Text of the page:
Senate set to shrink

Amy McKinnon

ShrunkProposals are being considered which could see the Senate, the University’s academic decision making body, condensed into a ‘Senate Council’ almost one fifth of its present size.

The Senate currently has over 500 members and includes all University professors, some members of the Senior Management Group and a number of elected members of academic staff. However, only around 100 typically turn up for meetings, making it rare for the body to reach its voting quorum of one third of its members.

In response to this, a Senate Operations working group was established to make recommendations to address the fact that meetings of Senate were rarely quorate.

In April 2013, the group put forward proposals to form a smaller body – a Council of Senate – consisting of 75 members elected from the full senate, 12 student members, heads of schools and research institutes and a number of members of the Senior Management Group. This would put the total membership at 128, significantly smaller than the current full Senate.

Under the proposals, the number of staff elected from each college would be proportional to its size and members of the full Senate would be able to attend Council meetings, however only those elected to the Council would be eligible to vote.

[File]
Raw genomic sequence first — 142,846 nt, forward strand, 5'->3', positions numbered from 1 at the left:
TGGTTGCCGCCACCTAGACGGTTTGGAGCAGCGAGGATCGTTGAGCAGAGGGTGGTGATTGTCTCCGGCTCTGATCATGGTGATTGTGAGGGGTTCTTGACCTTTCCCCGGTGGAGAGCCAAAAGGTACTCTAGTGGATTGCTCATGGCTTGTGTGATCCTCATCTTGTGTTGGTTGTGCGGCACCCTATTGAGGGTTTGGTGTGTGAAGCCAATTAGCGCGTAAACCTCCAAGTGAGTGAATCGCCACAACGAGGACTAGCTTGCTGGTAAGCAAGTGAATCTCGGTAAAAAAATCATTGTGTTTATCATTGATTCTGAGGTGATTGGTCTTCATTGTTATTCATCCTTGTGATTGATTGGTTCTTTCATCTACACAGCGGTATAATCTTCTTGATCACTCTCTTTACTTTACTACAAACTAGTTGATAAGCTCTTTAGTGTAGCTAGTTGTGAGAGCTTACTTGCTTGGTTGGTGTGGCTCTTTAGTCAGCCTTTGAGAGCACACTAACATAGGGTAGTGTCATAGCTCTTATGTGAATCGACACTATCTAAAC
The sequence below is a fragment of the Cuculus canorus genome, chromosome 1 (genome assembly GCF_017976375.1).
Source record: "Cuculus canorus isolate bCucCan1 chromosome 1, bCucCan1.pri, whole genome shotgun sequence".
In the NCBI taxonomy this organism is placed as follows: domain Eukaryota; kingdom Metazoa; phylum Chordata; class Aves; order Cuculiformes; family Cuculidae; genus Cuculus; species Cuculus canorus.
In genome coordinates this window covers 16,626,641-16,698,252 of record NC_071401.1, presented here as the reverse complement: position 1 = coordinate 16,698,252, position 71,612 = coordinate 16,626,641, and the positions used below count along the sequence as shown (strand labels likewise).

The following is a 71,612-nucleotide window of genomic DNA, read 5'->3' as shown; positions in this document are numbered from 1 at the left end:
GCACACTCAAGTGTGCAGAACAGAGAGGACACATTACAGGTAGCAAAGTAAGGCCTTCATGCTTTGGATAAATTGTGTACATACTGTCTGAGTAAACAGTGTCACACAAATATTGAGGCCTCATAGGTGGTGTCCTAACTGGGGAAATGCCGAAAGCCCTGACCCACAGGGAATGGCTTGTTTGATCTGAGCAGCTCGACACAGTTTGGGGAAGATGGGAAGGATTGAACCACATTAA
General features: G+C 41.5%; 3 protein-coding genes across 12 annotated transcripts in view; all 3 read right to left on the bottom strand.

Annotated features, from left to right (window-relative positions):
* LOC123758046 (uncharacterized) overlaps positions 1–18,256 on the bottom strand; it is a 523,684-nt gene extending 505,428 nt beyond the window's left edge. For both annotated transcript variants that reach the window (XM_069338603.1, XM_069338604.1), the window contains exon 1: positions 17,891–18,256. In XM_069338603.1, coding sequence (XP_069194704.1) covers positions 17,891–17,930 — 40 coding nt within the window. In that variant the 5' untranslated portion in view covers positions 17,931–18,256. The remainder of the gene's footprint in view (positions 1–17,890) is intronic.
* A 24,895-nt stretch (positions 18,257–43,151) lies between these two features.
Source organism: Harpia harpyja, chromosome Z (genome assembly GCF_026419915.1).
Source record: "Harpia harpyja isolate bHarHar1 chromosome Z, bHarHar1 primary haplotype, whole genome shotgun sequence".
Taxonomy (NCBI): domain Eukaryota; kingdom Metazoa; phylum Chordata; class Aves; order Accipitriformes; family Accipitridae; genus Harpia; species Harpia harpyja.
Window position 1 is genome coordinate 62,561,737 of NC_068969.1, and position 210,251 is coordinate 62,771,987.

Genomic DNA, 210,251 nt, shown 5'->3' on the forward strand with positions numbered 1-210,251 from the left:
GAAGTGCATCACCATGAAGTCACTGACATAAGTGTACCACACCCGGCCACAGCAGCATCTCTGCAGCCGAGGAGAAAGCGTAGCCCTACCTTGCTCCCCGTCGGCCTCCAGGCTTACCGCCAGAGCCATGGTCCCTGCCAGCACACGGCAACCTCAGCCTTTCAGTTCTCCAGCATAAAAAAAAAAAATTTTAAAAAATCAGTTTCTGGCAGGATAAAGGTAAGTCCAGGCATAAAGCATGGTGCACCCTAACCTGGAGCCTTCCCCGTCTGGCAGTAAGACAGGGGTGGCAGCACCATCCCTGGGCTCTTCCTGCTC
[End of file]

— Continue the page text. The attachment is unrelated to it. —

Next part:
Professor John Briggs, Clerk of Senate, hoped that if passed, the proposals would make the Senate more democratic and effective: “The Council of Senate will be a more democratic body.  At the moment, the composition of Senate is approximately two-thirds ex-officio… and one-third is elected. The Council of Senate, on the other hand, will comprise approximately one-third ex-officio membership (Principal, Vice Principals and Heads of Schools and Research Institutes) and two-thirds elected members.”

Professor Briggs was also keen to stress that the proposals would not see the abolition of the Senate: “The Council of Senate is constituted as a sub-committee of Senate, and a meeting of Senate can be called at any time to discuss any competent matters it wishes, including the abolition of the Council of Senate at some point in the future, if it so wishes.”

The move has been welcome by the Students’ Representative Council (SRC), as it formalises the position of the student representatives which sit on the Senate. At present, 16 SRC representatives sit on the Senate, but are not voting members. Under current proposals for a Senate Council, the SRC would have 12 members with full voting rights.

Jessica McGrellis, SRC President, said: “The change to a Council of Senate will make students full members of Senate. A welcome advance for the cause of student representation.

“Although the number of SRC reps on Senate has been reduced from 16 to 12, given the overall reduction from over 500 members to 128 members, the number of student reps has remained very high proportionally. Student reps will make up circa 10% of the Council of Senate which is a position of considerable influence.

“The current situation with Senate is pretty ineffective, but we feel that this is a positive step in the right direction, and this Council will help to make it a more effective governing body without diminishing the rights of any individuals.”


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